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Head and neck cancer doctor performing surgery

In many cases, minimally invasive surgery is the first-line treatment for head and neck cancer. Using advanced surgical techniques, a skilled surgeon can remove as much cancer as possible while preserving the physical function, sensory function and appearance of the nearby structures.

Minimally invasive surgery offers several advantages over traditional open surgery, including reduced trauma to surrounding healthy tissues, less scarring, a shorter hospital stay, a faster recovery and potentially fewer surgical complications.

Common types of minimally invasive head and neck cancer surgery include:

Endoscopic laser surgery

The specific techniques used in endoscopic laser surgery can vary depending on several factors, including the location and extent of the head and neck cancer and the patient’s overall health and preferences. In general, the procedure is performed using a thin, flexible tube (endoscope) with a miniature camera and high-intensity laser attached to the tip.

The surgeon guides the endoscope through a natural opening, such as the mouth or nasal cavity, then uses the camera to create high-definition images of the tumor and surrounding tissues. The images are displayed on an external monitor in real time, allowing the surgeon to visualize the tumor site while operating.

After identifying the tumor, the surgeon uses the laser to precisely remove or destroy (ablate) the cancerous tissues. The laser delivers a concentrated beam of light that heats and vaporizes cancer cells and seals blood vessels to help control bleeding. During the procedure, the surgeon may also take tissue samples for microscopic analysis by a pathologist to determine the cancer’s stage and plan further treatment.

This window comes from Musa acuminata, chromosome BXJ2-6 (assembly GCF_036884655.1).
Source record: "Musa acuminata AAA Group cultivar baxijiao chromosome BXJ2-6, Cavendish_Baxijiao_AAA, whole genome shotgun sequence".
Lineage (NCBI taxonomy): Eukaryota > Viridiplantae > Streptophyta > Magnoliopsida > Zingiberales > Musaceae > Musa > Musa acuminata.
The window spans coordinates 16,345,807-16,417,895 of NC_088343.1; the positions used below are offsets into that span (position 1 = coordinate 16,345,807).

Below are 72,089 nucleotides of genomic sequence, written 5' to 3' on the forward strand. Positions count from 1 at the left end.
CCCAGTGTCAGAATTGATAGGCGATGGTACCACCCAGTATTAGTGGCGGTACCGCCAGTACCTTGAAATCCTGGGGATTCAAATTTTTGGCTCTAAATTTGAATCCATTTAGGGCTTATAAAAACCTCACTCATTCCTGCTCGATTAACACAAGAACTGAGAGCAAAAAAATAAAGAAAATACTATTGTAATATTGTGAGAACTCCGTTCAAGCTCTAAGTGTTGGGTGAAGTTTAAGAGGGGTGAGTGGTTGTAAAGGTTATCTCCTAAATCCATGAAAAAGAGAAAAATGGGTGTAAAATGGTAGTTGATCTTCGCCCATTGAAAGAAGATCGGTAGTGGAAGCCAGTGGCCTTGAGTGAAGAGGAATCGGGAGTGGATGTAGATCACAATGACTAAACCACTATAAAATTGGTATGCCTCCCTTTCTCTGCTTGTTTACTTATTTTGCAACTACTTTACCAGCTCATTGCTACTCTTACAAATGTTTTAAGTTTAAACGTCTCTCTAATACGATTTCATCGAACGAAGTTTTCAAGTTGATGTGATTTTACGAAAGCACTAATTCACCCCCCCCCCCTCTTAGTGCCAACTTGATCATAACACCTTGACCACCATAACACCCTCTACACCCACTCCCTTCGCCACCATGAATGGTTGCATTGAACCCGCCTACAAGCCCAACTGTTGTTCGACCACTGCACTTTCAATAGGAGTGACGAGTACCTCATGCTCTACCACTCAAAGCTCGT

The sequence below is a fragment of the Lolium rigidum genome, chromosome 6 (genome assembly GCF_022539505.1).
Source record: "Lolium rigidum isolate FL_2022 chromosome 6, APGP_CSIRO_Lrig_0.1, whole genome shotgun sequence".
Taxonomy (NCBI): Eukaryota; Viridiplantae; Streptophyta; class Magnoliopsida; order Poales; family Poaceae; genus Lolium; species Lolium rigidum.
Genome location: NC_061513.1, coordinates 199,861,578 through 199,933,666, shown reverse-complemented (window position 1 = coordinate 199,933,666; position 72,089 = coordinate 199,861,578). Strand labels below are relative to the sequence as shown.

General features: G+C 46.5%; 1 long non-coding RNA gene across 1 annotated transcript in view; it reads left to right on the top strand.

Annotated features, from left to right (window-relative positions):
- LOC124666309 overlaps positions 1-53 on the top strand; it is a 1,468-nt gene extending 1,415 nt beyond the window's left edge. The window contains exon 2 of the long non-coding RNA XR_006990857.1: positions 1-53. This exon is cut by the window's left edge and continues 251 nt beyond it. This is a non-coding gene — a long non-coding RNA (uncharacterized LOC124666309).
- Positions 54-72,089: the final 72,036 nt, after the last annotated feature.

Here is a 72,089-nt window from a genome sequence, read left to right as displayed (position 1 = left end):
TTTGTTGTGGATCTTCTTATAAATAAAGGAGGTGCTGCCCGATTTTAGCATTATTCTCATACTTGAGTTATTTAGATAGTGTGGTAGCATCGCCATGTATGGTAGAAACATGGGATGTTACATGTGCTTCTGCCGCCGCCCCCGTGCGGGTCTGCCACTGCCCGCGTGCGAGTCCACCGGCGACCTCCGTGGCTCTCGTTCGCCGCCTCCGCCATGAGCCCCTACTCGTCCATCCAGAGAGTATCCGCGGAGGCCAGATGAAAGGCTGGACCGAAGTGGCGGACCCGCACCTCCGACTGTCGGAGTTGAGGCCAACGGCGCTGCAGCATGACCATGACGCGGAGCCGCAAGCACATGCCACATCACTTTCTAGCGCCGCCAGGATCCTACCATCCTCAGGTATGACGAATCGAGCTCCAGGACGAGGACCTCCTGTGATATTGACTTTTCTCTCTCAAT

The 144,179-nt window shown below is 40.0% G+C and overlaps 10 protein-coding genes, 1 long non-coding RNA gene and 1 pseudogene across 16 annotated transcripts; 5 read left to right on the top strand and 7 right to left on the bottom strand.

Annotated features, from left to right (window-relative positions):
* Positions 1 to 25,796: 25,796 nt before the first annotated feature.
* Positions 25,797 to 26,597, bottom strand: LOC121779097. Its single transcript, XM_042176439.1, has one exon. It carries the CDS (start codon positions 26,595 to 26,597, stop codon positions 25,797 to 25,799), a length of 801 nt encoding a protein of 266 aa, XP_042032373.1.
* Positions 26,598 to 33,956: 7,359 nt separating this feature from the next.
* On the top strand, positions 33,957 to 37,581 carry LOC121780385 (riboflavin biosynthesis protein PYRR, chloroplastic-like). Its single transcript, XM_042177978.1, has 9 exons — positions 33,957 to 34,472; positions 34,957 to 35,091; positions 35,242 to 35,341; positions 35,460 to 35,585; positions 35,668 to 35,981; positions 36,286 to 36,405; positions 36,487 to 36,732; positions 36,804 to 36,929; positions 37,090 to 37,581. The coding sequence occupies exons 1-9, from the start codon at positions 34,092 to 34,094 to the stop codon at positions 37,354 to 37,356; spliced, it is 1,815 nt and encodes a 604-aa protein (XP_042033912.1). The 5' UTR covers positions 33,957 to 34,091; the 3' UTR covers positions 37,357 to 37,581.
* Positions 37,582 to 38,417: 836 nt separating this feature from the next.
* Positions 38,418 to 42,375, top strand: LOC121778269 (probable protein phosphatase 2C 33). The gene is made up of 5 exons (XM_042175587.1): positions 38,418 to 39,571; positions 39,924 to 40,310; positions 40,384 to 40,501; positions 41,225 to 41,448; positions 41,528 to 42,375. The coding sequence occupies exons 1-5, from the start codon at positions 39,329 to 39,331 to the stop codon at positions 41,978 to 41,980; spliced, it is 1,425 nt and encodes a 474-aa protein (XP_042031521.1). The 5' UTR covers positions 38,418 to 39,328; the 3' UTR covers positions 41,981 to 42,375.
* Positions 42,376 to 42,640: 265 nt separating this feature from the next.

Transoral robotic surgery (TORS)

TORS is an advanced surgical procedure in which a surgeon utilizes a robotic system to access and remove tumors through the mouth. The robotic system incorporates a miniature camera, which the surgeon uses to create three-dimensional, high-definition images of the surgical site. The images are continually displayed on an external monitor while the surgeon operates, allowing for heightened surgical precision.

Using a special console to maneuver and control the robotic arms, the surgeon can navigate through complex anatomical structures with enhanced dexterity and precisely remove cancerous tissues while minimizing any disruption to the surrounding healthy structures.

Minimally invasive video-assisted thyroidectomy (MIVAT)

MIVAT is a surgical technique that can be used to remove the thyroid gland in certain cases. To determine whether MIVAT is an option, a surgeon will consider several unique factors, including the size of the thyroid gland and the patient’s overall health and preferences.

When performing a MIVAT procedure, the surgeon makes a small incision in a natural crease in the neck, then inserts an endoscope for visualization of the thyroid and surrounding tissues. Guided by real-time images displayed on an external monitor, the surgeon then inserts specialized surgical instruments through the incision to manipulate and remove the thyroid.